Identifying Obstacles in SOE Restructuring

11:31:21 AM | 8/9/2019

Restructuring, reforming and improving the performance of State-owned enterprises (SOEs) is a major policy, one of three pillars in economic restructuring of Vietnam. Although the Government has issued consistent mechanisms and policies and aggressively directed implementation since 2016, the SOE equitization and divestment progress is still slow relative to the plan.

Regulatory and executive obstacles

At the SOE Restructuring Forum organized by the Corporate Finance Magazine in collaboration with the Department of Corporate Finance on August 8 in Hanoi, a representative from the State Capital Investment Corporation (SCIC), which is authorized to manage State capital in equitized SOEs, reviewed difficulties and obstacles that need to be addressed in order to speed up SOE restructuring in general and SCIC-accepted enterprises in particular. After over 10 years of operation, State capital managed by SCIC is only equal to one % of the total State capital in enterprises (according to book value), said the representative. Most of State capital in enterprises is managed by central and local authorities, resulting in SCIC’s hardships and limited scale in capital investment and trading as well as its involvement in SOE rearranging and restructuring and its introduction of new state capital management, investment and trading methods in SOEs. Mr. Dang Quyet Tien, Director of Corporate Finance Department (Ministry of Finance), pointed out that some ministries, branches, localities and SOEs have not been serious about equitization, divestment and restructuring plans as directed by the Prime Minister and abided by the reporting regime.

The SOE equitization process needs a lot of time to deal with financial, land and labor issues before equitization. Land issues have sometimes caused SOEs to change its equitization plans.

Mr. Tran Nguyen Nam, Deputy Director of SCIC’s General Planning Department, said, legal regulations on State divestment in enterprises are still overlapping (even in circulars). Legal regulations largely provide regulatory frameworks which are fundamental rather than specific guidelines. Therefore, enterprises have to consult relevant State agencies on emerging issues. There is a wide gap between regulations on State capital sale in enterprises with international practices. Given current capital sale processes and expenses, it is very difficult for international consultants to join to support their customers, except for the initial public offering (IPO) of SOEs. Adding the land-use right value to the enterprise value to sell shares under Decree 32/2018/ND-CP exposes some shortcomings, he added. Specifically, for listed companies, their share trading prices reflect their business performances, development prospects and business advantages, including land advantage and intellectual property value.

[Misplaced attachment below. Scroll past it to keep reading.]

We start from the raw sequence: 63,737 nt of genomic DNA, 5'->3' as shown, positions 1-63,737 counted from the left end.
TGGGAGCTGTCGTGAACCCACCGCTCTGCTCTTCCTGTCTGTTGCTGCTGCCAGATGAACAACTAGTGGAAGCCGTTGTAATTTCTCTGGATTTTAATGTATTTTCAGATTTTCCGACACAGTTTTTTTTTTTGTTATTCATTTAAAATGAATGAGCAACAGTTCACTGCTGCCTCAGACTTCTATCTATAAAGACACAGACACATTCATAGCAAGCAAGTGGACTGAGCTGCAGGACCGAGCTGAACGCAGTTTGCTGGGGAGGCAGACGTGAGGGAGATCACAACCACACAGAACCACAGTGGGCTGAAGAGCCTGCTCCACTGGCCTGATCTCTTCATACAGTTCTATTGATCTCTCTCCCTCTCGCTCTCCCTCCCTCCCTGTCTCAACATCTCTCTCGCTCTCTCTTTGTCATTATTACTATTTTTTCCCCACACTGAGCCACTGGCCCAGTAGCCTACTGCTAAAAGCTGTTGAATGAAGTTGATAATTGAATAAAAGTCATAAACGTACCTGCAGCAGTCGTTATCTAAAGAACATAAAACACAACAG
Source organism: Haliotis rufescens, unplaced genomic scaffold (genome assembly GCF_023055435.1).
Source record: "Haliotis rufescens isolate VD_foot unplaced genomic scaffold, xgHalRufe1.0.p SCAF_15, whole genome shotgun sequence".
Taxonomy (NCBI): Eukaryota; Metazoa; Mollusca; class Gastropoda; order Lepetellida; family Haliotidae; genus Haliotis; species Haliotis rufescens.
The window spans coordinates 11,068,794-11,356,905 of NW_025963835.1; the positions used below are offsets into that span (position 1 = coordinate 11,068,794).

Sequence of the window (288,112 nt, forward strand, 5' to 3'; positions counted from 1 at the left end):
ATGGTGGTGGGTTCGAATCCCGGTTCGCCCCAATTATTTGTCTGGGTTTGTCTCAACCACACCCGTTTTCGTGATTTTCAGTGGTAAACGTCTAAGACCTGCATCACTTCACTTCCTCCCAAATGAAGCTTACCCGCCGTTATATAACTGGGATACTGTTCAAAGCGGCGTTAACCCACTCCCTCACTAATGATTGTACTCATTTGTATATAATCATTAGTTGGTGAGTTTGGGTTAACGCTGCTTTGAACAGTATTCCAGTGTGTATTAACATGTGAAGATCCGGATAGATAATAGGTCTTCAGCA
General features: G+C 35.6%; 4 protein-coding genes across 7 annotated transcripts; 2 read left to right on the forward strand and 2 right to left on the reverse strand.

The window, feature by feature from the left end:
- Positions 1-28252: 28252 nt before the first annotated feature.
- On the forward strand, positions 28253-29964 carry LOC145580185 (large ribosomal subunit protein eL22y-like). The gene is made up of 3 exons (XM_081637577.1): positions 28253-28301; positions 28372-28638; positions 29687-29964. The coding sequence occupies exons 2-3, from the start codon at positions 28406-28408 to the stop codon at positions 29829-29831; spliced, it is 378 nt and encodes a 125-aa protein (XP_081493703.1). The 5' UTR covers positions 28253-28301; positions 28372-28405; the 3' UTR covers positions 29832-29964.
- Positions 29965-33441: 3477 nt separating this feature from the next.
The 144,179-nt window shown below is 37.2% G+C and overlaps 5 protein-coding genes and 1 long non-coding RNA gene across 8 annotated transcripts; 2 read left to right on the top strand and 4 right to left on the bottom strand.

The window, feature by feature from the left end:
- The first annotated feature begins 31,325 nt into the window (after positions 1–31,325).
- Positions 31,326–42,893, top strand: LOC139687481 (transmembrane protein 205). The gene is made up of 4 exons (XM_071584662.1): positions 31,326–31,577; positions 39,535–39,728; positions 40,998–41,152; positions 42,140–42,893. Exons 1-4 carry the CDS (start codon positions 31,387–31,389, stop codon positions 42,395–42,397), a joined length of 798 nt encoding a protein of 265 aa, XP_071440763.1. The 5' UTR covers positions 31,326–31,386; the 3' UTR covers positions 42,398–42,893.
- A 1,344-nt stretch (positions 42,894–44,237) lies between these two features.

A SCIC representative said that common obstacles in SOE equitization are prolonged financial and cross-investment problems. But, an important obstacle to the delay and prolongation of SOE equitization process is slow adoption of building and land restructuring plans and land-use plans by competent authorities, resulting in late disclosure of corporate value. In addition, some new provisions in Decree 126/2017/ND-CP like approval of land use plans, settlement of emerging issues in connection with the formulation of equitization plans and layoff policies lack specific instructions. Some new regulations  equitization and divestment, aimed to protect State interests, force enterprises to start over some equitization contents.


At the forum, business representatives and specialists recommended solutions to improve the efficiency of state capital management and divestment. To accelerate equitization process, Vietnam Valuation and Financial Consultancy Company (VVFC) proposed that the State allows combining business valuation and completes approving land-use plans prior to the completion of enterprise valuation. In addition, there is a need for regulations specifying the responsibility of each unit and each stage for causing any delay in the approval of land use plans.

Economic expert Ngo Tri Long said that it is necessary to specify more clearly the responsibility of ministries, branches and related parties in equitization and divestment when the plan and the list of equitization has been already approved by the Prime Minister for the whole period.

For cases where there are emerging issues or there are case-specific particularities or unclear legal provisions, there is a need for regulations that specify who have the authority of proposing settlement plans and who have the authority to approve to avoid congestions in progress because of fears of responsibility.

A SCIC representative also noted that competent management agencies should consider and evaluate the performance of state-owned enterprises as a whole while ministries and localities seriously transfer the right to represent state capital ownership in enterprises subject to the transfer to SCIC.

Particularly for the equitization process, SCIC has proposed competent authorities approve property arrangement plans and land-use plans in enterprises that SCIC will perform equitization according to regulations.

Nguyen Thanh